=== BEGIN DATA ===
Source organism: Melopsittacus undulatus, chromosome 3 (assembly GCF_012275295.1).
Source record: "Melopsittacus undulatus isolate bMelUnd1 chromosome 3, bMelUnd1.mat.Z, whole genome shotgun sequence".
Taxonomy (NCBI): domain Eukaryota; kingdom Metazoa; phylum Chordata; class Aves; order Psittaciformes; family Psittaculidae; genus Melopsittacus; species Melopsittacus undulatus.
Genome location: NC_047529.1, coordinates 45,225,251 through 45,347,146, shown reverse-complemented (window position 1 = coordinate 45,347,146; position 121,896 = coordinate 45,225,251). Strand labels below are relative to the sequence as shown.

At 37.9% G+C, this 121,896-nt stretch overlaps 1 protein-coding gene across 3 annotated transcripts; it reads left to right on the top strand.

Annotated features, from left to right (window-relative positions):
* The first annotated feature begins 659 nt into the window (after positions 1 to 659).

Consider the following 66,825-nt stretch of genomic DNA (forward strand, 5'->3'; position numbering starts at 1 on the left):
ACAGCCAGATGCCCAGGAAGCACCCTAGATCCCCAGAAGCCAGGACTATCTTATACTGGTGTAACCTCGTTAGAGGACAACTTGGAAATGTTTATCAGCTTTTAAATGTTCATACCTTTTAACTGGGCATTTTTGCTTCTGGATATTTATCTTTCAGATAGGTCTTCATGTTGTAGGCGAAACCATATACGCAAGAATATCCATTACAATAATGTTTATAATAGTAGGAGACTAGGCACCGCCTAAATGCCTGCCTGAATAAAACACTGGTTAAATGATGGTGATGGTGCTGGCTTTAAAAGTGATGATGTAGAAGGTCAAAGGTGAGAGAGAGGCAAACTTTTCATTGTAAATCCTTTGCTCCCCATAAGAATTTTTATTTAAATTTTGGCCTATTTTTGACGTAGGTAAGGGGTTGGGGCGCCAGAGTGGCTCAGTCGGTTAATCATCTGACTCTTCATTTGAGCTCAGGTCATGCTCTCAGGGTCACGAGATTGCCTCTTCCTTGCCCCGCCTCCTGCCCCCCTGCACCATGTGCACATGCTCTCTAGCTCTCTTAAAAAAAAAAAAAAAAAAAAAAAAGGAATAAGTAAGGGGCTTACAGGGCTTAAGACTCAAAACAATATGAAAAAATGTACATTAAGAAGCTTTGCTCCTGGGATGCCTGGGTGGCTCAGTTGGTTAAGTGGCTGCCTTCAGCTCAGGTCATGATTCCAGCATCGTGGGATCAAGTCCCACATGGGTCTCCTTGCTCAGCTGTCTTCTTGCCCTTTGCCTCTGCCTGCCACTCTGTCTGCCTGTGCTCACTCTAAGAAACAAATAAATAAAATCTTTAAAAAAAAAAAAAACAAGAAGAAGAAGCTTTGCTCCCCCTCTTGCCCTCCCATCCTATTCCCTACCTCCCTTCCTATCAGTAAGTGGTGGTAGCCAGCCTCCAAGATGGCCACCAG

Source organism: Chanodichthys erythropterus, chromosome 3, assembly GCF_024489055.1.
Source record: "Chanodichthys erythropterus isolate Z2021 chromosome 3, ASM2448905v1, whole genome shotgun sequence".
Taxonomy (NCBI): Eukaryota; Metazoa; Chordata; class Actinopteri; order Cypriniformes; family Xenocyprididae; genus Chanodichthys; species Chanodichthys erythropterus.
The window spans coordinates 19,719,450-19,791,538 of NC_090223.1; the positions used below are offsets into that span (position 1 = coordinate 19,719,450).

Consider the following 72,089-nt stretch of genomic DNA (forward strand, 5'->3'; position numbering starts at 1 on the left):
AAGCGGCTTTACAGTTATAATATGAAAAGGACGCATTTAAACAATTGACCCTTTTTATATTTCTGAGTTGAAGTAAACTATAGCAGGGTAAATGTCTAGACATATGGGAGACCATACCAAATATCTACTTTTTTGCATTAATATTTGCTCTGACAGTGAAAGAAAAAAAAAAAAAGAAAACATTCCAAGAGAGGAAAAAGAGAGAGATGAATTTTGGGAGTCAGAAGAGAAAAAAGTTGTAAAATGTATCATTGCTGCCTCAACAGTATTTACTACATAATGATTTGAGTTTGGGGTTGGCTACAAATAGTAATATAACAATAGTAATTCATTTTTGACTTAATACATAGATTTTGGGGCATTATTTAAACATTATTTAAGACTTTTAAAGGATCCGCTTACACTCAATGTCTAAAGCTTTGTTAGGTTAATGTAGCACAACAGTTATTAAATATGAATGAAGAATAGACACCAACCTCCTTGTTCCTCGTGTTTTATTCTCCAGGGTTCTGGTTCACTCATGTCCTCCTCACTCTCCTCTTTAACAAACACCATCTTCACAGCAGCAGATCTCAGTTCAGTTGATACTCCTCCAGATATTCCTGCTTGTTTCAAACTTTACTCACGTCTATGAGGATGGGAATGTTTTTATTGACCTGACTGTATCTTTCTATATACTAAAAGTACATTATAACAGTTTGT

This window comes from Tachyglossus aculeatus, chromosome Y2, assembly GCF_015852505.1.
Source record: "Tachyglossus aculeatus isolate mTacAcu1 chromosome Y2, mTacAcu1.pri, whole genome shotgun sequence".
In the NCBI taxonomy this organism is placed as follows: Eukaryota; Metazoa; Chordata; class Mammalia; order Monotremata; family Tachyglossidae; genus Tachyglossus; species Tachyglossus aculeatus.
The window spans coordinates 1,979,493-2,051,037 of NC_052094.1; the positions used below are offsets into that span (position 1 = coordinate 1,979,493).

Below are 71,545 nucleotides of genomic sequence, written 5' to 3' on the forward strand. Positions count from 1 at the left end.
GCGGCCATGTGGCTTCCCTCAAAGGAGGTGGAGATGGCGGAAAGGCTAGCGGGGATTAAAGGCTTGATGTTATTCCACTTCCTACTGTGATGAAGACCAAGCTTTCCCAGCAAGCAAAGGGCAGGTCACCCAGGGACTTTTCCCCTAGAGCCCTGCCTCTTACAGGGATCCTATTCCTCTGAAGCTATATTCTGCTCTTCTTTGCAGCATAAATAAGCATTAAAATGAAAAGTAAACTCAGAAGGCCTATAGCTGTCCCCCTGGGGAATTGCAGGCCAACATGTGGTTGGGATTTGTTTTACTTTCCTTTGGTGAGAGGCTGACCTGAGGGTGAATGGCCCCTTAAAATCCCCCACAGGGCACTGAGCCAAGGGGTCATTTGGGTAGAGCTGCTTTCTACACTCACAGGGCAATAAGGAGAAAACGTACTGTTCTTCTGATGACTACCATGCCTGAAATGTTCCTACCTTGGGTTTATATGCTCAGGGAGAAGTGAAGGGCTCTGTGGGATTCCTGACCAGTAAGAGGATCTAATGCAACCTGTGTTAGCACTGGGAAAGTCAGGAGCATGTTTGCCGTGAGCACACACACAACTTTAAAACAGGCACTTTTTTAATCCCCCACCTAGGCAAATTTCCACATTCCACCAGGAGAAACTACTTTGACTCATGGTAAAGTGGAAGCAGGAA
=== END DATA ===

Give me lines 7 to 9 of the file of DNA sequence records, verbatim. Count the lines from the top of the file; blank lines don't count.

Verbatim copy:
* The first annotated feature begins 659 nt into the window (after positions 1 to 659).

Consider the following 66,825-nt stretch of genomic DNA (forward strand, 5'->3'; position numbering starts at 1 on the left):
ACAGCCAGATGCCCAGGAAGCACCCTAGATCCCCAGAAGCCAGGACTATCTTATACTGGTGTAACCTCGTTAGAGGACAACTTGGAAATGTTTATCAGCTTTTAAATGTTCATACCTTTTAACTGGGCATTTTTGCTTCTGGATATTTATCTTTCAGATAGGTCTTCATGTTGTAGGCGAAACCATATACGCAAGAATATCCATTACAATAATGTTTATAATAGTAGGAGACTAGGCACCGCCTAAATGCCTGCCTGAATAAAACACTGGTTAAATGATGGTGATGGTGCTGGCTTTAAAAGTGATGATGTAGAAGGTCAAAGGTGAGAGAGAGGCAAACTTTTCATTGTAAATCCTTTGCTCCCCATAAGAATTTTTATTTAAATTTTGGCCTATTTTTGACGTAGGTAAGGGGTTGGGGCGCCAGAGTGGCTCAGTCGGTTAATCATCTGACTCTTCATTTGAGCTCAGGTCATGCTCTCAGGGTCACGAGATTGCCTCTTCCTTGCCCCGCCTCCTGCCCCCCTGCACCATGTGCACATGCTCTCTAGCTCTCTTAAAAAAAAAAAAAAAAAAAAAAAAGGAATAAGTAAGGGGCTTACAGGGCTTAAGACTCAAAACAATATGAAAAAATGTACATTAAGAAGCTTTGCTCCTGGGATGCCTGGGTGGCTCAGTTGGTTAAGTGGCTGCCTTCAGCTCAGGTCATGATTCCAGCATCGTGGGATCAAGTCCCACATGGGTCTCCTTGCTCAGCTGTCTTCTTGCCCTTTGCCTCTGCCTGCCACTCTGTCTGCCTGTGCTCACTCTAAGAAACAAATAAATAAAATCTTTAAAAAAAAAAAAAACAAGAAGAAGAAGCTTTGCTCCCCCTCTTGCCCTCCCATCCTATTCCCTACCTCCCTTCCTATCAGTAAGTGGTGGTAGCCAGCCTCCAAGATGGCCACCAG